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    This project began one casual hiking morning just down from the Scottish Woods Trail entrance of the Austin greenbelt. I lifted my camera to shoo… Read More
    This project began one casual hiking morning just down from the Scottish Woods Trail entrance of the Austin greenbelt. I lifted my camera to shoot the gorgeous waterfall scenery. At the bottom of my shot was a water bottle and a crushed red canister of Pringles chips that someone had left. I raised my camera, annoyed that this trash was in the view. I had a choice in this moment, I could walk away silently upset as I had always done or take action to do something about it. I shifted my camera downward and started playing with photos of the scenery with the trash as main focus artifacts in the foreground. Photographing trash left behind and carrying out what I can became the theme of my greenbelt hikes since then. After a few hikes documenting trash, I reached out to see if these photos could be of benefit to organizations already working on this issue. The rangers at the Austin Parks and Recreation dept were thrilled with the idea, as it matches their mission and goals in a way that they havent yet been able to share. Ive also been in talks with the Keep Austin Beautiful organization. The title “Lost and Found” carries the intention to inspire awareness to the issue of trash on the greenbelt in an accessible, friendly way. People who are attracted to the greenbelt go there to enjoy being in nature and play in the waters of the river. Some may not actually know to take their trash out. This seems foreign to me, but as I look at the faces that pass me on my way out in the morning, I see excitement and anticipation of a great day in nature. I see good intentions in everyone who goes, and yet trash is still left behind. When I taught adventure travel for teenagers and we shared Leave No Trace principles with them (pack out what you pack in), they never really thought about where their trash went. One girl said “doesn’t nature just… eat it?” Although a funny statement, its also a profound insight into many people’s mentality. “Lost and Found” implies that what is left has to be handled by someone. This could be a ranger but more often its another member of the nature loving community, like me. Read Less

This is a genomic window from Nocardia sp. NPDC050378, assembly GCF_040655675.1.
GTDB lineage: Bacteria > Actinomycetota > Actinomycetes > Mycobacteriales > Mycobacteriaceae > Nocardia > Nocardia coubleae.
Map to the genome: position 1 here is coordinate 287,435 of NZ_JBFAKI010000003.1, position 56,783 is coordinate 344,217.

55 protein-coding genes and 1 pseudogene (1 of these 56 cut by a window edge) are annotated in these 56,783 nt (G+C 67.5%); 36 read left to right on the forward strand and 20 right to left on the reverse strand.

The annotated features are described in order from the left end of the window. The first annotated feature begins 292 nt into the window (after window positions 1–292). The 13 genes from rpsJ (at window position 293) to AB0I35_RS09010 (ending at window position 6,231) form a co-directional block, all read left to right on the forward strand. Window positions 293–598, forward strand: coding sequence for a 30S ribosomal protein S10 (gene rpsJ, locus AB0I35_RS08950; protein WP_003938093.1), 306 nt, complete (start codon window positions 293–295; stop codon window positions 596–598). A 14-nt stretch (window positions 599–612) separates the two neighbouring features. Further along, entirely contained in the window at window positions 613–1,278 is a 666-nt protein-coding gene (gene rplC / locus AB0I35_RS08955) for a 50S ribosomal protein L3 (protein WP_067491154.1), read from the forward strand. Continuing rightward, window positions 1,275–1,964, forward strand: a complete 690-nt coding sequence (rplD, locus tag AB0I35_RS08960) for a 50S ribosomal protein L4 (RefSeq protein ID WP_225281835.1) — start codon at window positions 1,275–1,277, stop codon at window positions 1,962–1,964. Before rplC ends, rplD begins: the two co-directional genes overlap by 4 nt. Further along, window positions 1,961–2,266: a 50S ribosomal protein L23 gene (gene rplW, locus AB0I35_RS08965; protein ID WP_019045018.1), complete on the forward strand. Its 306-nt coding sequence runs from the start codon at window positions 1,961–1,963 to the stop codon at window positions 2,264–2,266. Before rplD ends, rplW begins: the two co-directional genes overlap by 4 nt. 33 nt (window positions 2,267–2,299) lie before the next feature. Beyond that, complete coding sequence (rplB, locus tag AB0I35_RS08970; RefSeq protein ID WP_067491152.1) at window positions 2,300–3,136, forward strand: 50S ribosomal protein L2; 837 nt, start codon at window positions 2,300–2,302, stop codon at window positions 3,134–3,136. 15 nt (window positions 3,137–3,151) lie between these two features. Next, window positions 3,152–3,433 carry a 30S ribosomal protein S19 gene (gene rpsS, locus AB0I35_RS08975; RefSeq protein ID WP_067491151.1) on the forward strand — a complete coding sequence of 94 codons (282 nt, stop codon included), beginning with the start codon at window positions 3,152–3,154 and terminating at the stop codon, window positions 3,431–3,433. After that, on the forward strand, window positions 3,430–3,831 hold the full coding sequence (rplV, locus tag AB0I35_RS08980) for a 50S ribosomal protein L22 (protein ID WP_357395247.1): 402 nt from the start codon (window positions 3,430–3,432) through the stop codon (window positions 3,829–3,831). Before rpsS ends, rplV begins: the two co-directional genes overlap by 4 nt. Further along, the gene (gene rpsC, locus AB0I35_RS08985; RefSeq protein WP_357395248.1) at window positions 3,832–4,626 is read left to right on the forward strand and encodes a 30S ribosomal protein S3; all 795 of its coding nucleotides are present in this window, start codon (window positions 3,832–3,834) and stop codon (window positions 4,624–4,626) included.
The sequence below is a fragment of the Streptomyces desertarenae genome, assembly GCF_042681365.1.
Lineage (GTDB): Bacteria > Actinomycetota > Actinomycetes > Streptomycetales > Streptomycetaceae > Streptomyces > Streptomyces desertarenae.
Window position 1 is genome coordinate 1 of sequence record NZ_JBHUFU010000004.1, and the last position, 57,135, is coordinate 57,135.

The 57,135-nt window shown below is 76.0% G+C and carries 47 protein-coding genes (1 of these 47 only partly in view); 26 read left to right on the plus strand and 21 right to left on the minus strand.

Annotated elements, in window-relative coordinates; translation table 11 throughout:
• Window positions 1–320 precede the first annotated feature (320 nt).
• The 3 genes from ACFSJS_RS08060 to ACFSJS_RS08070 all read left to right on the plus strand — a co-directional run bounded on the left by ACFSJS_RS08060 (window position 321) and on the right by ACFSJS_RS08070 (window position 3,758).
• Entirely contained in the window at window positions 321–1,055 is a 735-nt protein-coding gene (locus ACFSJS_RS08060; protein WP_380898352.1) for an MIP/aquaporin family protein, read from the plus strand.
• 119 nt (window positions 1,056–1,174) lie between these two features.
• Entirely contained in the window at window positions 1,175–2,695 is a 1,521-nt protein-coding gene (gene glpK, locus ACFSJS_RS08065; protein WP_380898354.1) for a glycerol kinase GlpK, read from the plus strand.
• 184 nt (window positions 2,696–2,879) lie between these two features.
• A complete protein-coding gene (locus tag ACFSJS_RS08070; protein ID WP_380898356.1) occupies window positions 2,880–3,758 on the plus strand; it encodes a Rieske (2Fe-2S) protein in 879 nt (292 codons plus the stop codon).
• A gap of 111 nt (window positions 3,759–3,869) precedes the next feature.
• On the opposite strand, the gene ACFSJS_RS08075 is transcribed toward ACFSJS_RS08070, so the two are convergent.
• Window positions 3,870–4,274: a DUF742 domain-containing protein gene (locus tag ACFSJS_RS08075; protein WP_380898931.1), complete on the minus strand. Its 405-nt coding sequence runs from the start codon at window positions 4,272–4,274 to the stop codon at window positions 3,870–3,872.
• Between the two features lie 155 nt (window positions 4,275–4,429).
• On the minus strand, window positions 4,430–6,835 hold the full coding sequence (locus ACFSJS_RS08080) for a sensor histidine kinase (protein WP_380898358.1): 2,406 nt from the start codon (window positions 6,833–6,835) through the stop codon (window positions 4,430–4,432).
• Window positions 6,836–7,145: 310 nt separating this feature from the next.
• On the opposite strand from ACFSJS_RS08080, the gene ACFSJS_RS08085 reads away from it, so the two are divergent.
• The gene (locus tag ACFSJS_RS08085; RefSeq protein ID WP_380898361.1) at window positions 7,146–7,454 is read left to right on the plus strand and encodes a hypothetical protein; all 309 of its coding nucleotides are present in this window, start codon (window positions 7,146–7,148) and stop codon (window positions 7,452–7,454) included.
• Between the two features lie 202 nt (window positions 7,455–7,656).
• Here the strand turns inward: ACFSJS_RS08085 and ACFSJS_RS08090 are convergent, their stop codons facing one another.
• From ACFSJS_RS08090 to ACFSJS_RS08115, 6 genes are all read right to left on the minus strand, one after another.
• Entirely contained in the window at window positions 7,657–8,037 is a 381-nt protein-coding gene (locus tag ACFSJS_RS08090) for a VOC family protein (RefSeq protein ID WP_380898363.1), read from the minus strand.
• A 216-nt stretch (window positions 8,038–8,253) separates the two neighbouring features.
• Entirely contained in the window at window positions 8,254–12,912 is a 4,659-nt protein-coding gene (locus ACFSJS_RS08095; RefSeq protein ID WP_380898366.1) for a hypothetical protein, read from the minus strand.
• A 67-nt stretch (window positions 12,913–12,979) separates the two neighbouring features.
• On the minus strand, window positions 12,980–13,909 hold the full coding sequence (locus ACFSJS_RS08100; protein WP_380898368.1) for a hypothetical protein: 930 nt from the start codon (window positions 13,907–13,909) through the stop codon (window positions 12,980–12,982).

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An intersection of natural and humanal.

The title “Lost and Found” carries the intention to inspire awareness to the issue of trash on the greenbelt in an accessible, friendly way.